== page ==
There is no single answer to this question.
It appears that your risks for OCD are increased if you have a family member with OCD, if you have some of the chromosomal markers for the disorder, if you have certain abnormalities in specific parts of your brain, and if you react to intrusive thoughts, images, or impulses in such a way that you believe having these thoughts, impulses, or images can somehow make them come true.
These are probably the greatest risk factors for OCD.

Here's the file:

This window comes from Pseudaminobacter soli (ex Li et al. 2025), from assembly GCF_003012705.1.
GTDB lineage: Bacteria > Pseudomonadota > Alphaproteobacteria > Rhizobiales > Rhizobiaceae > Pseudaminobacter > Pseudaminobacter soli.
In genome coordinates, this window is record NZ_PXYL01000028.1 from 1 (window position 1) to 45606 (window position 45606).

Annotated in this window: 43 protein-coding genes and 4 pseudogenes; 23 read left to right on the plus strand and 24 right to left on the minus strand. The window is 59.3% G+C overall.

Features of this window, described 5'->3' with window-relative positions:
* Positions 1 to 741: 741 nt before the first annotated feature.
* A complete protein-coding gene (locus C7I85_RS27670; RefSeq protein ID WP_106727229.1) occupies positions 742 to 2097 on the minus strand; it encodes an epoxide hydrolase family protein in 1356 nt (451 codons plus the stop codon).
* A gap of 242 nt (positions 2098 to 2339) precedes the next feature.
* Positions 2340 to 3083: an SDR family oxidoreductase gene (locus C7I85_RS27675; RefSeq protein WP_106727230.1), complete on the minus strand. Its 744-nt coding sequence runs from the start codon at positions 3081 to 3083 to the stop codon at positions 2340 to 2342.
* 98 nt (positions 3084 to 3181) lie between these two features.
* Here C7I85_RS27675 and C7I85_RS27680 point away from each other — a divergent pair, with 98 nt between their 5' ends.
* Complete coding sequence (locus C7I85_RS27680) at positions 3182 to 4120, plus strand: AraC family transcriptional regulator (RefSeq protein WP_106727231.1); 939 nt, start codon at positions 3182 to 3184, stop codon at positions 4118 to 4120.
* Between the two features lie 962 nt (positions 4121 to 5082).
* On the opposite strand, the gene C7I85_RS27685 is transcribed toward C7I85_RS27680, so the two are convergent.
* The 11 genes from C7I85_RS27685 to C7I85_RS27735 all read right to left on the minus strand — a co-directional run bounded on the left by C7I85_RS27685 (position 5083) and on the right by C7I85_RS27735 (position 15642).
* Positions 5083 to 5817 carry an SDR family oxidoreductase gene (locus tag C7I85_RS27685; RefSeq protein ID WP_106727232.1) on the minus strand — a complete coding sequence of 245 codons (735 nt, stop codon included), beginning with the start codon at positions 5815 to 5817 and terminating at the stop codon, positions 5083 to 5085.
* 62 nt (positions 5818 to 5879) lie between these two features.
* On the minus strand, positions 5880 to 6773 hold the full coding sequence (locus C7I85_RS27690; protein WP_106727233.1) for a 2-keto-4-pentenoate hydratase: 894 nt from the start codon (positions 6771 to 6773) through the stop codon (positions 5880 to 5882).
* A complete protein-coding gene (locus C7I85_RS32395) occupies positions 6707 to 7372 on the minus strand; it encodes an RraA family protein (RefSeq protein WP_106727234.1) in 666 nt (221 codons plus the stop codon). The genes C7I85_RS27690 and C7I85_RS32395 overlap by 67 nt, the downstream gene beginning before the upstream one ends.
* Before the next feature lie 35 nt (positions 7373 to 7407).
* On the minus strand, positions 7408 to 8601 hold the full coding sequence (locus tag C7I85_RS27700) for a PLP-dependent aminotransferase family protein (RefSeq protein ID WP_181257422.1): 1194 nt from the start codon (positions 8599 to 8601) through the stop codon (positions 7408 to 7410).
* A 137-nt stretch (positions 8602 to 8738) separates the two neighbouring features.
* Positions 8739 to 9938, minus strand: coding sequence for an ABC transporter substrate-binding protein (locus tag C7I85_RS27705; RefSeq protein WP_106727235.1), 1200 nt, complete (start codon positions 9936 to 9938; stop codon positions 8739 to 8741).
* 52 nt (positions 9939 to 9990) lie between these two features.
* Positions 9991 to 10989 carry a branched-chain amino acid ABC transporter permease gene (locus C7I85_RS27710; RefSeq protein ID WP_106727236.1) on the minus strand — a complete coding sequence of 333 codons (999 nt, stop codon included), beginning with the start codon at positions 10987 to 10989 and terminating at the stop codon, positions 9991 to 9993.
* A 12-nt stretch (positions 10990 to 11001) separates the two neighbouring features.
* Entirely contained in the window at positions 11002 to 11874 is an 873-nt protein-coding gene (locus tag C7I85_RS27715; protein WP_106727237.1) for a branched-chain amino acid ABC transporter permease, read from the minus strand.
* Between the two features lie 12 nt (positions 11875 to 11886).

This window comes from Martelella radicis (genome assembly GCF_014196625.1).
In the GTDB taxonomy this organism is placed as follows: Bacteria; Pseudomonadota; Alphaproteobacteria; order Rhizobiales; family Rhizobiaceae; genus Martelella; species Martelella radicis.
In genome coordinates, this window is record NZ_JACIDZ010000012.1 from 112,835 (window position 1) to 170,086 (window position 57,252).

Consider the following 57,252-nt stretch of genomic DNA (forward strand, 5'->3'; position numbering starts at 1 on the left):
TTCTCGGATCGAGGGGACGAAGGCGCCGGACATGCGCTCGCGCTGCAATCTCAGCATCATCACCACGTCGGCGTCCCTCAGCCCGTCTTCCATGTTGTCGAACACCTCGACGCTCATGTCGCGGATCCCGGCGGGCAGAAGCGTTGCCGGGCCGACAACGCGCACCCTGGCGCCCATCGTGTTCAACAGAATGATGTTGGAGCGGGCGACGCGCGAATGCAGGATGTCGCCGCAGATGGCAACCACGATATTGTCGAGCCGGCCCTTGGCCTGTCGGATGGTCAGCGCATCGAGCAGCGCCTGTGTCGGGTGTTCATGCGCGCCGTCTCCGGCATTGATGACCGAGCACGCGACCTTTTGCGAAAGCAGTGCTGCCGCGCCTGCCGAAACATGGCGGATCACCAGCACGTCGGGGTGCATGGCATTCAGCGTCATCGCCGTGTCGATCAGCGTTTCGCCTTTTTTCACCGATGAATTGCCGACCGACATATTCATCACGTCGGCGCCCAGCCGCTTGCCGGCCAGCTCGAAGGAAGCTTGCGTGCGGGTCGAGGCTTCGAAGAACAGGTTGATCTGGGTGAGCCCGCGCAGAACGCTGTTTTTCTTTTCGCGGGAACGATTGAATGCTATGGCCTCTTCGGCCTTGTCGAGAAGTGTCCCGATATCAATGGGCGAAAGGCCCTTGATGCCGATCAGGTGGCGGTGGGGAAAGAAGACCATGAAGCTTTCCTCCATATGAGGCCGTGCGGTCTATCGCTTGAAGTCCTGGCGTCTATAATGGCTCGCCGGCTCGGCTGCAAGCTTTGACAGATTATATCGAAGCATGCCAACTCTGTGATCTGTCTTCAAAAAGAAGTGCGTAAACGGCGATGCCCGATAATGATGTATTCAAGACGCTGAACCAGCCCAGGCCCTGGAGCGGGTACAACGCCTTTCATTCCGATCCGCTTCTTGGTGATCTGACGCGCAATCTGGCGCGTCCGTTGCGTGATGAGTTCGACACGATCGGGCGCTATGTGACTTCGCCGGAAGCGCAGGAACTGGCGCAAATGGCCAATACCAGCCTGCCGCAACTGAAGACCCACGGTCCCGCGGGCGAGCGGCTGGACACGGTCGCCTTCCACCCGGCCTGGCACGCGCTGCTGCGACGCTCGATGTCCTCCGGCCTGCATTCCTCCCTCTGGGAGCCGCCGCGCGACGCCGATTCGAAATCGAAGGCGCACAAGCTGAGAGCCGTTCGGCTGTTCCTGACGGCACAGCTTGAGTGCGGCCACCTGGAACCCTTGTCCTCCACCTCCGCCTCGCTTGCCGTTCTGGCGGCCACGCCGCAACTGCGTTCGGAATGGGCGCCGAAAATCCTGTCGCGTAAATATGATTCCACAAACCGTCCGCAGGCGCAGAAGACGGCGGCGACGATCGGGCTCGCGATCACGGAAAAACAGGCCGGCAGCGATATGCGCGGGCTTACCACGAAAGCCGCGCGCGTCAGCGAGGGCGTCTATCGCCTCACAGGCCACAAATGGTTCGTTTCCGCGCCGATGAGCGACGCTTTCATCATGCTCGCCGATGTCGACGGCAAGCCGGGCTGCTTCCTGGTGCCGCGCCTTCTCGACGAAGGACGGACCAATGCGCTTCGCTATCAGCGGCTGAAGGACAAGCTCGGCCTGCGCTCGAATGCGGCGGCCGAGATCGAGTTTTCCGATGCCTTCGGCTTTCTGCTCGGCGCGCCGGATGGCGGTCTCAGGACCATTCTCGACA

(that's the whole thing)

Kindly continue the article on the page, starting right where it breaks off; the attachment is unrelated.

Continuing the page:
Other risk factors may be experiencing a traumatic event, being highly religious, having a newborn baby in the immediate family, and the influence of culture (Japanese individuals are very concerned about offending others with their personal odor, for example).
Whatever the risk factors, just because you have a risk factor does not mean that you will develop OCD, and just because you cannot identify any risk factors does not mean that you will never have OCD. There is still much for us to learn about how we develop and maintain mental disorders.